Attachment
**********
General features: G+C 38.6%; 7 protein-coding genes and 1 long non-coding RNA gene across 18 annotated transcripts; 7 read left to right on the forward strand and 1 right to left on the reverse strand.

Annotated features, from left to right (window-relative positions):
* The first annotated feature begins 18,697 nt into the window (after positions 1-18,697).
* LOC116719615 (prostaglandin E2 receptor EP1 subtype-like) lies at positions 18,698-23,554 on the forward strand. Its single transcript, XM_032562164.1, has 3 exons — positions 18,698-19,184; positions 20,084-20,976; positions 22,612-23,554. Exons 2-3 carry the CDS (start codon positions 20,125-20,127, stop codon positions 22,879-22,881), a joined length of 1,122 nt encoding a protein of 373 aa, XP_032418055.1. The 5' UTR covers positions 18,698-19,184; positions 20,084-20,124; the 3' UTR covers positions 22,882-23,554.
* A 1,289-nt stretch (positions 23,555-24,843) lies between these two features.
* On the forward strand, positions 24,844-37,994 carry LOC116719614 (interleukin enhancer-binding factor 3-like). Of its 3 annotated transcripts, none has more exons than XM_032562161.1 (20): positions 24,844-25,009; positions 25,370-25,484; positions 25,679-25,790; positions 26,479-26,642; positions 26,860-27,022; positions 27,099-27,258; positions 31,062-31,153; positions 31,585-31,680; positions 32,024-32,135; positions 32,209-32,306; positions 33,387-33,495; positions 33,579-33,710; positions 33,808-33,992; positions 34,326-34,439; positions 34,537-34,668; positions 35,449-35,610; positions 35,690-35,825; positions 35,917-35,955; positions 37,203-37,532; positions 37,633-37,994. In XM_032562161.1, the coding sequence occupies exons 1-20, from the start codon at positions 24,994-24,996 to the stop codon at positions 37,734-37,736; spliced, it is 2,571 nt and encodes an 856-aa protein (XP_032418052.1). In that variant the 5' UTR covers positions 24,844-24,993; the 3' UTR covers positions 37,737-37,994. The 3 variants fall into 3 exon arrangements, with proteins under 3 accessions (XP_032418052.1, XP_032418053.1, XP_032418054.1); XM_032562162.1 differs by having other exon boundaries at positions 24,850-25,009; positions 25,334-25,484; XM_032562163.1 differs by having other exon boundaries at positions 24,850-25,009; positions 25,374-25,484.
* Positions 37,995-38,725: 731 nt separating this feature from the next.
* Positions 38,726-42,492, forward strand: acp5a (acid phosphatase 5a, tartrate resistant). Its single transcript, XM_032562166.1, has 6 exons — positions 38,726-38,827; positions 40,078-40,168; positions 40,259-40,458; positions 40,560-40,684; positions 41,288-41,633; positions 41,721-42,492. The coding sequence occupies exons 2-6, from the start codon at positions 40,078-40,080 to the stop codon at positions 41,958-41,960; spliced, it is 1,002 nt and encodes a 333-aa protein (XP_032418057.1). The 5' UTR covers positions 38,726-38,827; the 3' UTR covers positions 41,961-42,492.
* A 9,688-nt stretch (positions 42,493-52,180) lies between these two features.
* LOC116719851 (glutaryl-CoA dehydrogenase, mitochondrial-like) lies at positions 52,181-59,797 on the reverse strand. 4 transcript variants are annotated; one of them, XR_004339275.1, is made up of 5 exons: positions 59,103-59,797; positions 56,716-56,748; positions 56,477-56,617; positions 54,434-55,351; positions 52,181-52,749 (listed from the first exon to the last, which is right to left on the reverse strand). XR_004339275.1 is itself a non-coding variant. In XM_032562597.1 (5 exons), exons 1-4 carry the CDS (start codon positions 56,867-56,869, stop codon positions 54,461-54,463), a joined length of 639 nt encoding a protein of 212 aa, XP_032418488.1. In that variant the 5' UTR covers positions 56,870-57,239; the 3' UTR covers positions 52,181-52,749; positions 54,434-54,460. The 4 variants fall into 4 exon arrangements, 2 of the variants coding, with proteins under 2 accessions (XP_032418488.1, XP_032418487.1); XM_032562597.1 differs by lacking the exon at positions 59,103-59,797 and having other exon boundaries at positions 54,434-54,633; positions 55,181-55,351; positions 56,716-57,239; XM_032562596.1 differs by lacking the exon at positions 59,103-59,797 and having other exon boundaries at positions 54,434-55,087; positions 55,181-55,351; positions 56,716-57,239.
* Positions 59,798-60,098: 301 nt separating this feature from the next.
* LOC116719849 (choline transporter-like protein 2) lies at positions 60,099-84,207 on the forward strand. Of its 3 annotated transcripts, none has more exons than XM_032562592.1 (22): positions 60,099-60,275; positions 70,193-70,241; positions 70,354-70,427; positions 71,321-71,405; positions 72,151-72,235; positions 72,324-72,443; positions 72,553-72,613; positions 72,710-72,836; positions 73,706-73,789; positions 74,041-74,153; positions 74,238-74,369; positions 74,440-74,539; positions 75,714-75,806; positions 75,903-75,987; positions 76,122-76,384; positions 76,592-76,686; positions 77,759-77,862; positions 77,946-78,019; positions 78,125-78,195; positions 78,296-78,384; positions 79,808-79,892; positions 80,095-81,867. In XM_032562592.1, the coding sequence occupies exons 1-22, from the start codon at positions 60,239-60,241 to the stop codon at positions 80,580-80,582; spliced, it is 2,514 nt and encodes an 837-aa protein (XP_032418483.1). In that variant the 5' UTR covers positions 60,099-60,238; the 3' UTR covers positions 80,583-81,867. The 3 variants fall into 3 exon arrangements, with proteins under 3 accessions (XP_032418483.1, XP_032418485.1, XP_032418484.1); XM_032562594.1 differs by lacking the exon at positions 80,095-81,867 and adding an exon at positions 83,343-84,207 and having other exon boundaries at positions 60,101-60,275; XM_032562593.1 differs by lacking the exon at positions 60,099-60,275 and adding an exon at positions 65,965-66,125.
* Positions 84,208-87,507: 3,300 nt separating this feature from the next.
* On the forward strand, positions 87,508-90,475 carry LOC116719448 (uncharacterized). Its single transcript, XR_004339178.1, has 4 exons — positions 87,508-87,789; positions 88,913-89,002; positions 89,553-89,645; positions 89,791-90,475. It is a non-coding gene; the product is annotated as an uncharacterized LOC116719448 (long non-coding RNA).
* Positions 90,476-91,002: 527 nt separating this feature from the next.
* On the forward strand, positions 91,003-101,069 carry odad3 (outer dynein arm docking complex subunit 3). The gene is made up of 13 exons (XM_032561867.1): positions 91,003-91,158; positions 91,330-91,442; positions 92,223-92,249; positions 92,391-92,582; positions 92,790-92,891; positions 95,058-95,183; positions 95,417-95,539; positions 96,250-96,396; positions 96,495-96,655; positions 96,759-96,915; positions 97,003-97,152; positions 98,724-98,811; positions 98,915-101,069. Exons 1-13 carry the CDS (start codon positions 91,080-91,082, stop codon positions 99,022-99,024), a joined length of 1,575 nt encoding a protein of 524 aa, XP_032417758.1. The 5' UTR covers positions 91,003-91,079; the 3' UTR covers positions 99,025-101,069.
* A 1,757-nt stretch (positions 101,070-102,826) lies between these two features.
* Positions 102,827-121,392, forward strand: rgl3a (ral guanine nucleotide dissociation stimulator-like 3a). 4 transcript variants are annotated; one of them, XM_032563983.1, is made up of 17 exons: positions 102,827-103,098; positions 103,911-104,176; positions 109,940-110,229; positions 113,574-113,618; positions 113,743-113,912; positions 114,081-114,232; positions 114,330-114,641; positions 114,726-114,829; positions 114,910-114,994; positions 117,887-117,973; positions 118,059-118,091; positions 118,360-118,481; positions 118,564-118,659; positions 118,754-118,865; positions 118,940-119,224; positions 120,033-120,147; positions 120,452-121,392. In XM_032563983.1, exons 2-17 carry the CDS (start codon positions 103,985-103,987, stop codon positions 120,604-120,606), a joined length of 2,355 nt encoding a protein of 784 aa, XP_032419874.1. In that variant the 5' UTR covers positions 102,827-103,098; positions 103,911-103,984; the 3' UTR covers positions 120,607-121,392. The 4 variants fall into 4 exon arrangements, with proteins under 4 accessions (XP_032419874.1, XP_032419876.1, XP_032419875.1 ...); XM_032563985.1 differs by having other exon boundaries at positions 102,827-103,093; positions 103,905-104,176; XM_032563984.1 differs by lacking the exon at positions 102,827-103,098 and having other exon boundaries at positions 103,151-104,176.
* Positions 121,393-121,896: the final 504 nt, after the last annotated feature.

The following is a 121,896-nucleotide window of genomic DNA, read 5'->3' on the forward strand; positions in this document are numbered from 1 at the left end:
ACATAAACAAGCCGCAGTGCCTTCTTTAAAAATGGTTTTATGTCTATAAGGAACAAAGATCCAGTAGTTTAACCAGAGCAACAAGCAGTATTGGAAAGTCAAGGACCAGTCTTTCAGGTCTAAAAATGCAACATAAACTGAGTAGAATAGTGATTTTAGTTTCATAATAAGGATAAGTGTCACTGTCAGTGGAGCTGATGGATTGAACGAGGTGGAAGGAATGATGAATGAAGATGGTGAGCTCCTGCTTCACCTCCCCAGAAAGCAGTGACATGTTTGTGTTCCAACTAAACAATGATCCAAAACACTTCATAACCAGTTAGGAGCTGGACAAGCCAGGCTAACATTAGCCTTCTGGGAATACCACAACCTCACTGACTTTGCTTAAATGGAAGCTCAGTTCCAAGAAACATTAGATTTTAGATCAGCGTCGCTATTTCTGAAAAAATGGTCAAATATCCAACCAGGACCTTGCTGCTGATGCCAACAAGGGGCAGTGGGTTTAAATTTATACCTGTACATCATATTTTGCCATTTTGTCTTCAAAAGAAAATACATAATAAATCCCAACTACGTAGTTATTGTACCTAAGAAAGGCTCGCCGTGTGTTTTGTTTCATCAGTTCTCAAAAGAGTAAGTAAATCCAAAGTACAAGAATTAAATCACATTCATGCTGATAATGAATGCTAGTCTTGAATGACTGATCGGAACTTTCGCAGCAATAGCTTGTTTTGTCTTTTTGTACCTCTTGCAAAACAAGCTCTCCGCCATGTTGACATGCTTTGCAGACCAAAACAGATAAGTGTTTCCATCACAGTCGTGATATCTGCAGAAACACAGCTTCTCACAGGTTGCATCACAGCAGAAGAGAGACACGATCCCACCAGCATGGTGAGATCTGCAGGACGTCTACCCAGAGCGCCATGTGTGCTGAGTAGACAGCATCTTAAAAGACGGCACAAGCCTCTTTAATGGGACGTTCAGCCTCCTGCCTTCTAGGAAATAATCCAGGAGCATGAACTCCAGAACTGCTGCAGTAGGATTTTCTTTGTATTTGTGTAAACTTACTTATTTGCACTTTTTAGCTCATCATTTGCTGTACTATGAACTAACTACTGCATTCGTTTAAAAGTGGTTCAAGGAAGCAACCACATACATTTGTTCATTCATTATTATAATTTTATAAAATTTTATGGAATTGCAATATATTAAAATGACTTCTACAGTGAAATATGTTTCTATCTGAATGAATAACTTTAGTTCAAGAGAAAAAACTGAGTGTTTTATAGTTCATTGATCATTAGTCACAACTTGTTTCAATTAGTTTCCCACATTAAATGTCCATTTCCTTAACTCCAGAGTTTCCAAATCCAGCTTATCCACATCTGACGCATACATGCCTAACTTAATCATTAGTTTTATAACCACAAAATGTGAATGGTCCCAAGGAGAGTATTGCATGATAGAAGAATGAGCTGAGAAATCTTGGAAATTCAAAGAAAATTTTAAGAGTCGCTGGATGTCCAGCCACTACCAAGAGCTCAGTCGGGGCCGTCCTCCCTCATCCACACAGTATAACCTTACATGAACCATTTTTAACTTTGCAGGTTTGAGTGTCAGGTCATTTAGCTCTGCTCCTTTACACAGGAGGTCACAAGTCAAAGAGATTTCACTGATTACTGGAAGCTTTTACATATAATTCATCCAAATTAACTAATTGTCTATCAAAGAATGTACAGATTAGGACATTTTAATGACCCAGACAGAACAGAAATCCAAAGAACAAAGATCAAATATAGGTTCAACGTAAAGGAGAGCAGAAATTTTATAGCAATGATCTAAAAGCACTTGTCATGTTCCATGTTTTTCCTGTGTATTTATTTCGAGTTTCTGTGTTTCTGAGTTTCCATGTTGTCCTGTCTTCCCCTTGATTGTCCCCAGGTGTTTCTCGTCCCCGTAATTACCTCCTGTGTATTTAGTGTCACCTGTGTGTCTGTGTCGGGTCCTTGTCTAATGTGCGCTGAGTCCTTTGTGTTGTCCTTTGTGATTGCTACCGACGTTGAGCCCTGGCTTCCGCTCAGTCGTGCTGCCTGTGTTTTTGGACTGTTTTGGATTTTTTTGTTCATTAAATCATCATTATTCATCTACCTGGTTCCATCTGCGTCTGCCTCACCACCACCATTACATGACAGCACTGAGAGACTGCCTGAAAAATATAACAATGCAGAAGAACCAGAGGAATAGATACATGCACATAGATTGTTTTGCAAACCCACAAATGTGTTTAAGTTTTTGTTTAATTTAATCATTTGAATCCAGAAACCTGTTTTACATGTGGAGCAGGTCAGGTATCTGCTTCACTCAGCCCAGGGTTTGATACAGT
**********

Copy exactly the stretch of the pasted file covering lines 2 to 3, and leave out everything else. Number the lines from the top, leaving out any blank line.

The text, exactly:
Annotated features, from left to right (window-relative positions):
* The first annotated feature begins 18,697 nt into the window (after positions 1-18,697).